'Tosca' glitters, Calleja swoons, Abraham and Taylor dance

sondra-r.jpgSondra Radvanovsky

Finding a nugget of gold just may be worth a whole, long dig. But trust me, it wasn't easy to spot in the case of LA Opera's "Tosca" -- which nearly covered up Puccini's musical pointers and even distracted all eyes from the composer's dramatic focus.

So often I found myself peering at the first-act set: a scaffold holding the heroic artist's painting, a Madonna face with each section arranged on different landings, and wondering how he and his diva could climb up and down the steep, spiral staircase while trying to act out their romantic exchanges -- she wrongly in peasant dress, not as a grande dame of stage, he looking and acting like a pudgy accountant.

None of this, in the John Caird/Bunny Christie revival at the Music Center Pavilion, James Conlon conducting, served Sondra Radvanovsky well in the title role, as surroundings go. But with her, we hit gold. Shine she did -- like no other in memory, barring Maria Callas and Leontyne Price. Especially in the hit tune, "Vissi d'arte," where her voice's thrilling power at the top, its plush and plummy tone, its fullness everywhere on the scale was also what it needed to be: an anguished call to the heavens for mercy.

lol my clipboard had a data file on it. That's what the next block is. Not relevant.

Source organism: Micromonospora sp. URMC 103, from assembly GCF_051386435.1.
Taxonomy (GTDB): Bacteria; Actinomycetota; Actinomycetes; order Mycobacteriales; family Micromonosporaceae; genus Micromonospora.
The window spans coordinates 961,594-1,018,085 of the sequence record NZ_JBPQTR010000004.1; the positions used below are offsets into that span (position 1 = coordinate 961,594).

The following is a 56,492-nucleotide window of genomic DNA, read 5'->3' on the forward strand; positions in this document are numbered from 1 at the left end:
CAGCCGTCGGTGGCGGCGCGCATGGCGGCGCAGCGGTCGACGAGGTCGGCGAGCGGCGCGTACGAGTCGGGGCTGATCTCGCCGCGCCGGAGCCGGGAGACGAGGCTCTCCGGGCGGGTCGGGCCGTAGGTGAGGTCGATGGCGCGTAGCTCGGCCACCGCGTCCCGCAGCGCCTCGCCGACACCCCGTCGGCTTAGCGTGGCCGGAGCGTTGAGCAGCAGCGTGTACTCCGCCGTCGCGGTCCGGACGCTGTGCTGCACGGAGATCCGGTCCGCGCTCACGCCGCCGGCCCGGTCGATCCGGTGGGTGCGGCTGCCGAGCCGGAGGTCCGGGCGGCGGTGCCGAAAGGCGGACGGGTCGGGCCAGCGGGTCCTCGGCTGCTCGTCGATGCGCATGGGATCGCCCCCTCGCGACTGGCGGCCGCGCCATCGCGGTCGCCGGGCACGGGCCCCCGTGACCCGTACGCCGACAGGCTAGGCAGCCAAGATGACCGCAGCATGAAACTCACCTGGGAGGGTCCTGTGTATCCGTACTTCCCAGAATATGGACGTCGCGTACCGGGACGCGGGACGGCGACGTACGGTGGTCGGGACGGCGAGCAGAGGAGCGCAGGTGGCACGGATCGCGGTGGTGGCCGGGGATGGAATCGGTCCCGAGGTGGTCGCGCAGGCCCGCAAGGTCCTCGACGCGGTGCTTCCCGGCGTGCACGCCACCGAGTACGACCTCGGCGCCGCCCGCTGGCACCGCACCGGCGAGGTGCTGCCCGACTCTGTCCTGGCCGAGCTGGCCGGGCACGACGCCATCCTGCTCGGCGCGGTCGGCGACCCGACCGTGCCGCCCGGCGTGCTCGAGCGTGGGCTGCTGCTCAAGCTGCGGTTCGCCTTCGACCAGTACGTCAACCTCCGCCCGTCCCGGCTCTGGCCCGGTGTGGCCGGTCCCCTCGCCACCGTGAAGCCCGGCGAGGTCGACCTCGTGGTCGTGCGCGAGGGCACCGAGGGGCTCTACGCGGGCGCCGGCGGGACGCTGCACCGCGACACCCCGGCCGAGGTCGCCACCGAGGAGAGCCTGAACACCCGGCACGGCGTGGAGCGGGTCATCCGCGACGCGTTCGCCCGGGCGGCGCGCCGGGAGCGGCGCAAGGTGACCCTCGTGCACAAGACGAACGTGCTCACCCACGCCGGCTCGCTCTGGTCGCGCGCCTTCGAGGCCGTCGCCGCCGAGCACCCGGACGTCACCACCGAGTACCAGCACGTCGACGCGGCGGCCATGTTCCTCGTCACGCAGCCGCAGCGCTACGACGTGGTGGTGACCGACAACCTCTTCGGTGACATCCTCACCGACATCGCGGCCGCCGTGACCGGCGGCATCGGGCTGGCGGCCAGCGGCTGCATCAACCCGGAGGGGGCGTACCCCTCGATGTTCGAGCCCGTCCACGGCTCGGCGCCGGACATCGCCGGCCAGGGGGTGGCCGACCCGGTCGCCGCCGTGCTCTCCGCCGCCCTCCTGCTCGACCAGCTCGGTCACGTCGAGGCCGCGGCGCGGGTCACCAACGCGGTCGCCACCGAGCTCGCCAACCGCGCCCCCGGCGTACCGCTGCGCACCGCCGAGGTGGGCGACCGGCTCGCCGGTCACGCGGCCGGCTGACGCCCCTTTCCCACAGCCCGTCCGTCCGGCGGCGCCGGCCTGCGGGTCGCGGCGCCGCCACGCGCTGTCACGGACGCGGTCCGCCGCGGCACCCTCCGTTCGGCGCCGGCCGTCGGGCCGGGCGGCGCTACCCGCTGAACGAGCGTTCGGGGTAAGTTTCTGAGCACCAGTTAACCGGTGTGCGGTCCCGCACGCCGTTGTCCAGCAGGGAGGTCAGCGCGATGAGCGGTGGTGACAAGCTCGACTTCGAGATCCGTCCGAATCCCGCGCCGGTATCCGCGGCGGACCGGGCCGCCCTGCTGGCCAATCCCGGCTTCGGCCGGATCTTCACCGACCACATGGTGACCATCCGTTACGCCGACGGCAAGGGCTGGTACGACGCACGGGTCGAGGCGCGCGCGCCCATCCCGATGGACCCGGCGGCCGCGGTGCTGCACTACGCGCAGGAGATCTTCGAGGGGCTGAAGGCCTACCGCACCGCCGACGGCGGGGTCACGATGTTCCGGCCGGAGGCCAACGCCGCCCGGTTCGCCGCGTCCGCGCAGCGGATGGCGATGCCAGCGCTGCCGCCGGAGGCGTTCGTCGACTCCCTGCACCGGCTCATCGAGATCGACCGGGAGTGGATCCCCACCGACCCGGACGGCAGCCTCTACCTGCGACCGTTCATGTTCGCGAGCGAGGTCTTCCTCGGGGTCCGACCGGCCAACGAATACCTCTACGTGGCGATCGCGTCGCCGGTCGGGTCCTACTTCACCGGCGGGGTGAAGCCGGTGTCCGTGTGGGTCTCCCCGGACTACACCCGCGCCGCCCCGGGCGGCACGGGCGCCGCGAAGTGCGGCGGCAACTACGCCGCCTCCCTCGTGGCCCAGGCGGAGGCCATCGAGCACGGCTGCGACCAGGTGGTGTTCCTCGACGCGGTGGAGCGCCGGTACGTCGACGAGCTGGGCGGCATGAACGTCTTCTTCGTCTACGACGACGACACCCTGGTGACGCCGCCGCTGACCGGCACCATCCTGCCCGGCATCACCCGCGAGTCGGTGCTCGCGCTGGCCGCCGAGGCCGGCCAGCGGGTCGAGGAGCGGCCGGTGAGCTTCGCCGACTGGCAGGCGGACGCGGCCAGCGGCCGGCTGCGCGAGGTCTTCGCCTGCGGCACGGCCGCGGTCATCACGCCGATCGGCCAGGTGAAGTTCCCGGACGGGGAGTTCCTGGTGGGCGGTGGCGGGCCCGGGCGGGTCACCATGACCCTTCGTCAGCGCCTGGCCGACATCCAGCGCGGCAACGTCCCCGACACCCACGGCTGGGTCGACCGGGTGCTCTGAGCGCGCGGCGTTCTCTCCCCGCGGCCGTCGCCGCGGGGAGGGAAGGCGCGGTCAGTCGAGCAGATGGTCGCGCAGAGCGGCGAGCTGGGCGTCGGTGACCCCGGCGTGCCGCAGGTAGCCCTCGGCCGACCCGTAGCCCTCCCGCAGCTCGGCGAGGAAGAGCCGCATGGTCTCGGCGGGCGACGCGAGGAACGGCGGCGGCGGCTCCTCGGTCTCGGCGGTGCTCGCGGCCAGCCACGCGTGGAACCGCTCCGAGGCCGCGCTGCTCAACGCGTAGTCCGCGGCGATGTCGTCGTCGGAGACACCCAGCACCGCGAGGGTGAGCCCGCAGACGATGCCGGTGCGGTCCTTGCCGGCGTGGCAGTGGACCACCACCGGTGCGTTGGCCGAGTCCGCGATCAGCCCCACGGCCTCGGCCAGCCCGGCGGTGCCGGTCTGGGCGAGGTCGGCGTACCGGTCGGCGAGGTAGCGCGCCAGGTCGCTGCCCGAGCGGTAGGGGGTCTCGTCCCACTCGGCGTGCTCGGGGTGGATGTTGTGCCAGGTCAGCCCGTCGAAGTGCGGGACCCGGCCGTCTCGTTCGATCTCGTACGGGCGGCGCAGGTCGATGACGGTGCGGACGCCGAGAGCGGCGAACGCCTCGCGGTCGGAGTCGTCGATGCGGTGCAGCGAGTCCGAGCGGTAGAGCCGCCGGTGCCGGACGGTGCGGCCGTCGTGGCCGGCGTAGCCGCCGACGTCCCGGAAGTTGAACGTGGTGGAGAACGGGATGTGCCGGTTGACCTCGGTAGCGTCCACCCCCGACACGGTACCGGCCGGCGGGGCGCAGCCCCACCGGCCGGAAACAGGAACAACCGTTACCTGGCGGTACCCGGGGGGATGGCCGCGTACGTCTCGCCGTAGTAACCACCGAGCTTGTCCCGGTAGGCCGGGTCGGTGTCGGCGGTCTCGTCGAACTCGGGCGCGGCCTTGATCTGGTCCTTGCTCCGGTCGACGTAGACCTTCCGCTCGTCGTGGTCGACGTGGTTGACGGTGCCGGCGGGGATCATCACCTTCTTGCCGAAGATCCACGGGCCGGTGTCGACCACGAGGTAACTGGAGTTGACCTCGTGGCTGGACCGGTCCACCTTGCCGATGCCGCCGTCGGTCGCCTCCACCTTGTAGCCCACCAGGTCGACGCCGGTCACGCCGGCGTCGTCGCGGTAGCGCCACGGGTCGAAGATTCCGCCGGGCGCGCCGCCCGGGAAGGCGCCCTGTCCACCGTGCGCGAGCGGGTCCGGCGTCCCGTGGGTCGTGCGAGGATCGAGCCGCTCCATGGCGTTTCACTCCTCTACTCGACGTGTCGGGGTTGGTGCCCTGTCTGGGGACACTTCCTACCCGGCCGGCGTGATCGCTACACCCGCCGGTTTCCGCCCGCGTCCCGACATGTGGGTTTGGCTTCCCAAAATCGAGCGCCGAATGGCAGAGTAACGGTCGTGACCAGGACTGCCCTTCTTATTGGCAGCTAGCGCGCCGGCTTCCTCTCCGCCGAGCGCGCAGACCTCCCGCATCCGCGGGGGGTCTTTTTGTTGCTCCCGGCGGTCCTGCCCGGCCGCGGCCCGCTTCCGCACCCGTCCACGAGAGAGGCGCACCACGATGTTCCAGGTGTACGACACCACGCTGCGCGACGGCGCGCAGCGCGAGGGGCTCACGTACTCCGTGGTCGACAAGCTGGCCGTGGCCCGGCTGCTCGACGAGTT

And the audience knew it had witnessed something extraordinary, even beyond the instant applause-getting result, jumping from their seats in explosively long, loud ovations.

Still, this Tosca and her Mario, Russell Thomas, a sterling-voiced tenor, behaved more like sister and brother than as inseparable lovers. And in the second act we had Scarpia, the villainous chief of police, operating from a bombed-out warehouse crammed with giant sculptures, art booty atop packing crates -- and not from an elegant apartment at the Palazzo Farnese. Ah, but the veteran Ambrogio Maestri, as that bullying, lecherous monster, asserted his authority vocally and dramatically and sure looked like today's known power-abuser, Roger Ailes, in his lusty pursuit of Tosca.